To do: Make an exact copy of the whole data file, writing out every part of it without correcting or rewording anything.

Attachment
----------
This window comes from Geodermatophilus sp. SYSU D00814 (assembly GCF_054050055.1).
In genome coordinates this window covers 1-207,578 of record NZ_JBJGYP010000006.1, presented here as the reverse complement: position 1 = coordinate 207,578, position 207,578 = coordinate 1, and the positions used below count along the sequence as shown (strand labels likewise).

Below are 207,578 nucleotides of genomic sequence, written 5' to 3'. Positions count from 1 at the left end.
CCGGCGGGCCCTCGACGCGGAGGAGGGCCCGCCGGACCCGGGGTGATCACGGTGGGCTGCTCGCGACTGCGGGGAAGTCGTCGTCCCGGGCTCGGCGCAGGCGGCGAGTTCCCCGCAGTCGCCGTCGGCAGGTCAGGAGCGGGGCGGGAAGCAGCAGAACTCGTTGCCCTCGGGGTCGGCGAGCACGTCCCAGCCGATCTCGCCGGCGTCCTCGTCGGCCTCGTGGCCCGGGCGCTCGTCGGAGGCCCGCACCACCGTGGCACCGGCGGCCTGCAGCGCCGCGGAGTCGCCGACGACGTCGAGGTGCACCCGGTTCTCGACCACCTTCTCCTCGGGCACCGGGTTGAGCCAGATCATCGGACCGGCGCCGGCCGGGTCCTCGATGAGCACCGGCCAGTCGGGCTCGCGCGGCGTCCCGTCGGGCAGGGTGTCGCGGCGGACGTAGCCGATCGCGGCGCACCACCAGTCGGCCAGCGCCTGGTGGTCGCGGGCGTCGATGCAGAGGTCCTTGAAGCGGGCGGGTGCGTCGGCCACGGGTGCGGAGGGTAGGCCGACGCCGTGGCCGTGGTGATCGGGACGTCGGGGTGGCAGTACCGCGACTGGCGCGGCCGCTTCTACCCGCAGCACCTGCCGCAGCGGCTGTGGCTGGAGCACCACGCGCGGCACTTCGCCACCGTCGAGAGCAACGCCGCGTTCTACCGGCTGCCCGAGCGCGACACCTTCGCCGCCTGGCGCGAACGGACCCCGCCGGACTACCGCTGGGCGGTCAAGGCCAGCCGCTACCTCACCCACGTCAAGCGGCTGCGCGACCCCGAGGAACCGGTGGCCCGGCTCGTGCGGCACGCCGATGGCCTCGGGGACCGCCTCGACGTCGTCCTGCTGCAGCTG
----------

This window comes from Geodermatophilus sp. SYSU D00814 (assembly GCF_054050055.1).
In genome coordinates this window covers 1-207,578 of record NZ_JBJGYP010000006.1, presented here as the reverse complement: position 1 = coordinate 207,578, position 207,578 = coordinate 1, and the positions used below count along the sequence as shown (strand labels likewise).

Below are 207,578 nucleotides of genomic sequence, written 5' to 3'. Positions count from 1 at the left end.
CCGGCGGGCCCTCGACGCGGAGGAGGGCCCGCCGGACCCGGGGTGATCACGGTGGGCTGCTCGCGACTGCGGGGAAGTCGTCGTCCCGGGCTCGGCGCAGGCGGCGAGTTCCCCGCAGTCGCCGTCGGCAGGTCAGGAGCGGGGCGGGAAGCAGCAGAACTCGTTGCCCTCGGGGTCGGCGAGCACGTCCCAGCCGATCTCGCCGGCGTCCTCGTCGGCCTCGTGGCCCGGGCGCTCGTCGGAGGCCCGCACCACCGTGGCACCGGCGGCCTGCAGCGCCGCGGAGTCGCCGACGACGTCGAGGTGCACCCGGTTCTCGACCACCTTCTCCTCGGGCACCGGGTTGAGCCAGATCATCGGACCGGCGCCGGCCGGGTCCTCGATGAGCACCGGCCAGTCGGGCTCGCGCGGCGTCCCGTCGGGCAGGGTGTCGCGGCGGACGTAGCCGATCGCGGCGCACCACCAGTCGGCCAGCGCCTGGTGGTCGCGGGCGTCGATGCAGAGGTCCTTGAAGCGGGCGGGTGCGTCGGCCACGGGTGCGGAGGGTAGGCCGACGCCGTGGCCGTGGTGATCGGGACGTCGGGGTGGCAGTACCGCGACTGGCGCGGCCGCTTCTACCCGCAGCACCTGCCGCAGCGGCTGTGGCTGGAGCACCACGCGCGGCACTTCGCCACCGTCGAGAGCAACGCCGCGTTCTACCGGCTGCCCGAGCGCGACACCTTCGCCGCCTGGCGCGAACGGACCCCGCCGGACTACCGCTGGGCGGTCAAGGCCAGCCGCTACCTCACCCACGTCAAGCGGCTGCGCGACCCCGAGGAACCGGTGGCCCGGCTCGTGCGGCACGCCGATGGCCTCGGGGACCGCCTCGACGTCGTCCTGCTGCAGCTG